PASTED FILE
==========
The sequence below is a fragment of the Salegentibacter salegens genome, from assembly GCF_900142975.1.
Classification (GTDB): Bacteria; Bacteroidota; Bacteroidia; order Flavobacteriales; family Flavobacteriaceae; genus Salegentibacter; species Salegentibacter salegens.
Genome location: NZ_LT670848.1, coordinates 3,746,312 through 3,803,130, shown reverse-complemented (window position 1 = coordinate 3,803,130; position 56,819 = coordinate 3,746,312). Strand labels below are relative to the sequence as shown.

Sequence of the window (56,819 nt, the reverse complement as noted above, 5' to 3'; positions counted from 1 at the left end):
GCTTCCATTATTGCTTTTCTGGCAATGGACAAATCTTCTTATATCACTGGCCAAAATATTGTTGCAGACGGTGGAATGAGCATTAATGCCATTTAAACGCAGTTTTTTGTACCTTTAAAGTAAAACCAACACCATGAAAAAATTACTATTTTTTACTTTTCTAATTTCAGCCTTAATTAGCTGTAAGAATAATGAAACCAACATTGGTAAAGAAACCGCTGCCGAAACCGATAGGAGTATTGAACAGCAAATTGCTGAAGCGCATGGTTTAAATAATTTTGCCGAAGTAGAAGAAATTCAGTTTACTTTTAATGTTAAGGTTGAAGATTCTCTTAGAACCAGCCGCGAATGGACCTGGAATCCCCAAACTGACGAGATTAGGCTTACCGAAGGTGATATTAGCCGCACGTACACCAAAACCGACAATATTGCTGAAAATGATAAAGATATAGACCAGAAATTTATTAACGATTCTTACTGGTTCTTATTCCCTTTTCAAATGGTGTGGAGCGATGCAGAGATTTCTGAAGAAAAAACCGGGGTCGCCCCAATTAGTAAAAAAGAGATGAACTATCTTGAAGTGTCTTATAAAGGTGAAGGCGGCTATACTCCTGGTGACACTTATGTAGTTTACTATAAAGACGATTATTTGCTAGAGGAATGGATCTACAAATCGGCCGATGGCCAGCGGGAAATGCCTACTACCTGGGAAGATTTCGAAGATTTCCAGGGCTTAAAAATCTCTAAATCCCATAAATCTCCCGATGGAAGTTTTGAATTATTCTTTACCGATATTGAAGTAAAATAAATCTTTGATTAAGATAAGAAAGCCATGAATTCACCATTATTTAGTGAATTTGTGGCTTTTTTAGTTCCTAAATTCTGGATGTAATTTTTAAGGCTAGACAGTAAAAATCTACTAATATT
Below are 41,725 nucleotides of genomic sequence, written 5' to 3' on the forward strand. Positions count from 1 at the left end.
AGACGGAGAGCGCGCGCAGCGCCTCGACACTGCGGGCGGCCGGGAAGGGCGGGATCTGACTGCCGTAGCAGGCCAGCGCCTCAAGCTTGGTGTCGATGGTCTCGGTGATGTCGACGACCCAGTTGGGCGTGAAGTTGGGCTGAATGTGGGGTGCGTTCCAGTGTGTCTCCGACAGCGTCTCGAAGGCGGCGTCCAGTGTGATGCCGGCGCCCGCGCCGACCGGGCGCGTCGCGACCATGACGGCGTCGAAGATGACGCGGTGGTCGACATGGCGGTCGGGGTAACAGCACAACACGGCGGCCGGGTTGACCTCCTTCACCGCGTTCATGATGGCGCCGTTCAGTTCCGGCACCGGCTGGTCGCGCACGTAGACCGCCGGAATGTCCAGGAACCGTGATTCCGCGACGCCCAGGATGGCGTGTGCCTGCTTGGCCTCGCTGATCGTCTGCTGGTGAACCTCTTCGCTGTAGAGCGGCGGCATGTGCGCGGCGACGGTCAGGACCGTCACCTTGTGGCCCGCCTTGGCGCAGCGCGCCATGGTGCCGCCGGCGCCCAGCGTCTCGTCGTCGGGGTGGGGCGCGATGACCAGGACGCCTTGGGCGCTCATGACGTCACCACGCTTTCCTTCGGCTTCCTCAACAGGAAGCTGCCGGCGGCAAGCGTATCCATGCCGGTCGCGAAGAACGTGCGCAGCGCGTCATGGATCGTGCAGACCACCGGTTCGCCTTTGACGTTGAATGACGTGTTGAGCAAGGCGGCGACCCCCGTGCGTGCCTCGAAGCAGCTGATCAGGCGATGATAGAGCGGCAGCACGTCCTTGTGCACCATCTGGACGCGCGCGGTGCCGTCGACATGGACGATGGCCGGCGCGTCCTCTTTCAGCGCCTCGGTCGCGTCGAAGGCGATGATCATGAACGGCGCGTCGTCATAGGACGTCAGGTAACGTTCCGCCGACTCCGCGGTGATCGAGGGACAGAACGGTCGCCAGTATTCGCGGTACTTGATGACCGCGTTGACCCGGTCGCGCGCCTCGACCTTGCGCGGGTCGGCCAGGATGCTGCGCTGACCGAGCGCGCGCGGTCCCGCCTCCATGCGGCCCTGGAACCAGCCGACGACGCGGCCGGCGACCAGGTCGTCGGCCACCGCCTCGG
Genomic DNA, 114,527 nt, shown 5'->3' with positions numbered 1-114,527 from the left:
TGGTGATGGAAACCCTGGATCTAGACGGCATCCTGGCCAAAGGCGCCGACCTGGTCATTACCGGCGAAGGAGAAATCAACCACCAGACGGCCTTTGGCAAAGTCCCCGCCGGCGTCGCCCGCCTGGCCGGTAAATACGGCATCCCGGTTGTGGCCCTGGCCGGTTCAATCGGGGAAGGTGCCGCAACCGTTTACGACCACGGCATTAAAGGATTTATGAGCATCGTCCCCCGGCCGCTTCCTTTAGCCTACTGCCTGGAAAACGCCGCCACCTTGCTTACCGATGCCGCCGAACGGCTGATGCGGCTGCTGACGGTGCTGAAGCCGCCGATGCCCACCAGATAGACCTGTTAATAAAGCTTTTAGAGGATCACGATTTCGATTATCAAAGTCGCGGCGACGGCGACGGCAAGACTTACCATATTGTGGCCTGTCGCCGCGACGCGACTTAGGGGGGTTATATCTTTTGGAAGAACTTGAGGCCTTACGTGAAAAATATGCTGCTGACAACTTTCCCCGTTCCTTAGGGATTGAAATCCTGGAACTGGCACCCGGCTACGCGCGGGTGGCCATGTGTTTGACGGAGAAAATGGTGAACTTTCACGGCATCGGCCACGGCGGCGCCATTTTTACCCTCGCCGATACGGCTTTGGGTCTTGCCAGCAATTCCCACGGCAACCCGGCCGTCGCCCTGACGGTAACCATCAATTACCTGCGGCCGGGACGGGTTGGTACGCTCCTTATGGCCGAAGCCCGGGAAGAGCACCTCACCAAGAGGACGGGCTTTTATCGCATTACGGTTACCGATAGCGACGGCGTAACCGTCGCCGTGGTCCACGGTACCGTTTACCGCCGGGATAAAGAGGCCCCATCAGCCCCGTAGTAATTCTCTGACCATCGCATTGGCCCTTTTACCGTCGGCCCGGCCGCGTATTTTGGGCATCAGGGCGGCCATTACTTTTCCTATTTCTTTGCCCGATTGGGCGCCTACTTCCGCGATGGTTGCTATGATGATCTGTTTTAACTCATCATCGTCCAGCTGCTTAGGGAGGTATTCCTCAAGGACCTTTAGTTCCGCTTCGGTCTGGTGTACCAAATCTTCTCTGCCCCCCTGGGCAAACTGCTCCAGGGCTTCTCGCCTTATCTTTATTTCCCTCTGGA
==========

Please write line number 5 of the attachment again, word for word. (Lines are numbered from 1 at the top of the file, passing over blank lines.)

GCTTCCATTATTGCTTTTCTGGCAATGGACAAATCTTCTTATATCACTGGCCAAAATATTGTTGCAGACGGTGGAATGAGCATTAATGCCATTTAAACGCAGTTTTTTGTACCTTTAAAGTAAAACCAACACCATGAAAAAATTACTATTTTTTACTTTTCTAATTTCAGCCTTAATTAGCTGTAAGAATAATGAAACCAACATTGGTAAAGAAACCGCTGCCGAAACCGATAGGAGTATTGAACAGCAAATTGCTGAAGCGCATGGTTTAAATAATTTTGCCGAAGTAGAAGAAATTCAGTTTACTTTTAATGTTAAGGTTGAAGATTCTCTTAGAACCAGCCGCGAATGGACCTGGAATCCCCAAACTGACGAGATTAGGCTTACCGAAGGTGATATTAGCCGCACGTACACCAAAACCGACAATATTGCTGAAAATGATAAAGATATAGACCAGAAATTTATTAACGATTCTTACTGGTTCTTATTCCCTTTTCAAATGGTGTGGAGCGATGCAGAGATTTCTGAAGAAAAAACCGGGGTCGCCCCAATTAGTAAAAAAGAGATGAACTATCTTGAAGTGTCTTATAAAGGTGAAGGCGGCTATACTCCTGGTGACACTTATGTAGTTTACTATAAAGACGATTATTTGCTAGAGGAATGGATCTACAAATCGGCCGATGGCCAGCGGGAAATGCCTACTACCTGGGAAGATTTCGAAGATTTCCAGGGCTTAAAAATCTCTAAATCCCATAAATCTCCCGATGGAAGTTTTGAATTATTCTTTACCGATATTGAAGTAAAATAAATCTTTGATTAAGATAAGAAAGCCATGAATTCACCATTATTTAGTGAATTTGTGGCTTTTTTAGTTCCTAAATTCTGGATGTAATTTTTAAGGCTAGACAGTAAAAATCTACTAATATT